Bill Brady and the driving ‘ustad’ at Mount Abu

Nehchal Sandhu

Oppressive temperatures within the sultry plains of northern Gujarat ceded floor to a cool setting as we lumbered up the winding highway in the direction of Mount Abu, a verdant oasis on the trailing fringe of the Aravallis in Rajasthan, in April 2018. An enthusiastic mixture of 40-odd septuagenarians and sexagenarians, travelling in two buses, craned their necks in anticipation of a view of the brainery that that they had joined four-and-a-half a long time earlier. Not sharing the keenness of their spouses, the accompanying wives and widows of three fallen colleagues remained unmoved by the wondrous portal of the hallowed establishment that had remodeled their husbands from naïve lads into strapping law enforcement officials.

This six-hour transit to Mount Abu was nothing like our 36-hour peregrination from Nagpur to Abu Road within the winter of 1973. From the fecund Vidarbha, recognized for oranges and sugarcane, our unrushed prepare took us to famine-stricken Nandurbar; parched fields bore testimony to the distress confronting the bulk Bhil tribal inhabitants. Having traversed that tragedy-hit stretch, we coursed right into a affluent Gujarat culminating in Ahmedabad, seat then of the broad gauge-metre gauge conflux.

The connecting steam locomotive-powered prepare pulled out on schedule however its gradual pace and stops at obscure railway stations made for halting progress. A touch to the top of the prepare at one among such halts revealed a delight — Bill Brady, the engine driver in his mid-fifties. An Anglo-Indian settled in Gujarat, he appeared each bit an Irishman like his forefather. Bearded and wearing impeccable white with a peak cap to match, he was a formidable determine. Invited into the engine driver’s open cabin, two of us had been spared the smoke and coal particles being blown backwards onto the passenger compartments. And so we rode with the unabashed Bill, who would sometimes escape into an previous English quantity senseless of the corporate and the evident lack of ability of the fireman to grasp what was being intoned.

Dedicated to the purpose of being reverent, Bill’s alertness didn’t flag; he would dutifully lean out at intermediate stations with the prepare at full clip to throw the ball-shaped ‘signalling token’ onto the platform and to gather the following one together with his forearm from the Station Master holding a hoop aloft. A bundle of power, Bill outdid his fireman in shovelling coal from the tender into the firebox. The sight of males in white garments and brightly-coloured turbans continuing for work within the fields and girls in a smorgasbord of vibrant and swirling attire with brass pots on their heads made a memorable impression, which is but to lose its authentic depth and vibrancy.

Determined we had been to savour each second of our quick keep and to indicate our wives what we had endured over a interval of 12 months. Home to the Central Police Training College (CPTC) since 1950, two years after Sardar Patel had fostered the formation of the All India Services, the Abu Lawrence School, in-built 1849, had not modified. Nor had the parade floor. Only the gymnasium had been was an indoor chamber, which we used for an occasion to pay homage to our fallen colleagues.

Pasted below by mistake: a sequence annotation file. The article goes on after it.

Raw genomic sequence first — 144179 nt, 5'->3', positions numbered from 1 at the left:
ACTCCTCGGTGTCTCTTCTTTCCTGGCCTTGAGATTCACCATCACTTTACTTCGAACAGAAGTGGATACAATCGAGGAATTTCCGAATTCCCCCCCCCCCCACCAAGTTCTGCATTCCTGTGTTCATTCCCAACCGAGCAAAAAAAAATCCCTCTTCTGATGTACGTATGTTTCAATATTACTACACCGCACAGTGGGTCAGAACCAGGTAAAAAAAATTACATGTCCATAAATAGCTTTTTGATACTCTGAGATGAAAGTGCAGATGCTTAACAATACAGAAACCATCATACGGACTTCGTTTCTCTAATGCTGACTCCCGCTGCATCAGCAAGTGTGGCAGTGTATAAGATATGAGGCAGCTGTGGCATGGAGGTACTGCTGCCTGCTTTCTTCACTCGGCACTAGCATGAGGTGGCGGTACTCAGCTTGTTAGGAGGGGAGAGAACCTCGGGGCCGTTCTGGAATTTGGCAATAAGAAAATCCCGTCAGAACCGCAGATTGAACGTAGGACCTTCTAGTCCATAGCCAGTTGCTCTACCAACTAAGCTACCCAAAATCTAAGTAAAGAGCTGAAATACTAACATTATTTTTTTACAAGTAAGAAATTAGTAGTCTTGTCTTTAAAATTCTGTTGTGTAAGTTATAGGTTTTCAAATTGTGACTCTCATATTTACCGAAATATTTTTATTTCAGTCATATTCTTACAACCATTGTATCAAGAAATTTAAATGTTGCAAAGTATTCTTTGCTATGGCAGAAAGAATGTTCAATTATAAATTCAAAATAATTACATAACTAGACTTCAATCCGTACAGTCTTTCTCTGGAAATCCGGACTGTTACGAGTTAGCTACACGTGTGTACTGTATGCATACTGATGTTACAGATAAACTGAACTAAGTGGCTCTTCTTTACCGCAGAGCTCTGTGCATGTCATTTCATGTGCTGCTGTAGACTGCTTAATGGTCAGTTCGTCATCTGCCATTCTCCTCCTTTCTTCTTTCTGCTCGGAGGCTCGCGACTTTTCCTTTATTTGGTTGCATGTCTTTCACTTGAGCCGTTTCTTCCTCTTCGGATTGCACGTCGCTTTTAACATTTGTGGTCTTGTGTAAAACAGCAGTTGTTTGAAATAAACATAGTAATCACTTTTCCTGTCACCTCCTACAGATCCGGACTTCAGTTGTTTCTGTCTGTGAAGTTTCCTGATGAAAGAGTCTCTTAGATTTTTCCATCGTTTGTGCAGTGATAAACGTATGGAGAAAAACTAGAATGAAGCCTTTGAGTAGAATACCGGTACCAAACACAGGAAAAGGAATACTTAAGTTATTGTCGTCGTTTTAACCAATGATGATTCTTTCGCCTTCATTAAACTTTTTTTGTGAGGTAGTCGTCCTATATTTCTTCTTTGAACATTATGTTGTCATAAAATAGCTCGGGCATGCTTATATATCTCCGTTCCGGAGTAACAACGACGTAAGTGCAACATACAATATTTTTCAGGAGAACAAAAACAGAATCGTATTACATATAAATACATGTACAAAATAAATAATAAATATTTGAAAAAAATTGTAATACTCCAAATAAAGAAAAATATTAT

Our digs within the Rajputana Hotel Estate, not too far-off, had sadly deteriorated. It had been run as a lodge for Rajasthan royals and well-heeled Europeans fairly profitably for 45 years by the Merwanjis since 1905. Peeved on the authorities resolution (1950) to requisition the premises for housing IPS officer trainees, at a lease not even approximating the lodge’s income potential, the Merwanjis allowed it to degenerate. Cash-strapped, the CPTC, rechristened because the National Police Academy in 1967, couldn’t put up satisfactory cash for passable upkeep. And so it decayed, till the Academy moved to Hyderabad in 1975, leaving the campus to the CRPF for its Internal Security Academy.

Barracks that CPTC trainees had initially occupied (1948-1950) had reverted to the Army. The Sirmoor Rifles, the primary Gurkha unit raised by the East India Company in 1824, which grew to become 5/8 Gorkha Rifles after Independence, was the incumbent in our time. The then CO, Lt Col Jasbir Pal Singh Randhawa’s commanding presence, dedication to excessive requirements and skill to do higher than most of his youthful colleagues was a supply of inspiration. No marvel, reporting on the Chhamb battle in 1971, veteran broadcaster Melville de Mellow had portrayed him as “an officer with enough ‘josh’ to set the (river) Tawi on fire”.

Visits to Guru Shikhar, Dilwara temples, Nakki lake and Sunset Point, for acquainting the wives with the sights, had been disappointing with vacationers in important numbers thronging each venue. Fortunately, the sport sanctuary constructed by Col GH Trevor, an engineer who wrote “Rhymes of Rajputana” in regards to the chieftains and main households in Rajputana on the flip of the 20th century, appeared unscarred by guests. The important crocodile inhabitants within the lake central to this wildlife habitat might need been the deterrent.

Trevor likewise constructed the Oval, a stadium used for our parades and superior ranges of equestrian coaching. Bystanders would enjoy our humiliation as we tumbled off our steeds amidst bids to leap over fences with stirrups crossed. Artless efforts by not sure riders to feed jaggery to the horses earlier than the session did nothing to ingratiate the mounts. While conducting our wives round what’s now Barkatullah Stadium, we selected to not reveal the ignominy heaped on us by the driving ustad at any time when we bit the mud.

As the sojourn concluded, we departed with refreshed recollections of comfortable occasions spent collectively, deepened bonds and a silent prayer on our lips for our 17 fallen colleagues.  

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